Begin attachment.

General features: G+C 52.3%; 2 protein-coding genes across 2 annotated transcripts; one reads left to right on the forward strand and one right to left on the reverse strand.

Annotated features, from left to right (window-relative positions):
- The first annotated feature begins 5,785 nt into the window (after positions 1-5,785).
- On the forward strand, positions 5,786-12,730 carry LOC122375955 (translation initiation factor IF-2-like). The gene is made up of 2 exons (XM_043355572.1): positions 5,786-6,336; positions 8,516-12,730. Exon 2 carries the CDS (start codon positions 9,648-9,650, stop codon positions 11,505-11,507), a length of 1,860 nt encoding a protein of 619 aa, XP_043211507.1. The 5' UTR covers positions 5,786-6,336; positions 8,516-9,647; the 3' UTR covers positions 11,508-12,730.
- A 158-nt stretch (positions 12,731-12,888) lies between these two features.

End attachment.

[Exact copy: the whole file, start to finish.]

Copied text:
General features: G+C 52.3%; 2 protein-coding genes across 2 annotated transcripts; one reads left to right on the forward strand and one right to left on the reverse strand.

Annotated features, from left to right (window-relative positions):
- The first annotated feature begins 5,785 nt into the window (after positions 1-5,785).
- On the forward strand, positions 5,786-12,730 carry LOC122375955 (translation initiation factor IF-2-like). The gene is made up of 2 exons (XM_043355572.1): positions 5,786-6,336; positions 8,516-12,730. Exon 2 carries the CDS (start codon positions 9,648-9,650, stop codon positions 11,505-11,507), a length of 1,860 nt encoding a protein of 619 aa, XP_043211507.1. The 5' UTR covers positions 5,786-6,336; positions 8,516-9,647; the 3' UTR covers positions 11,508-12,730.
- A 158-nt stretch (positions 12,731-12,888) lies between these two features.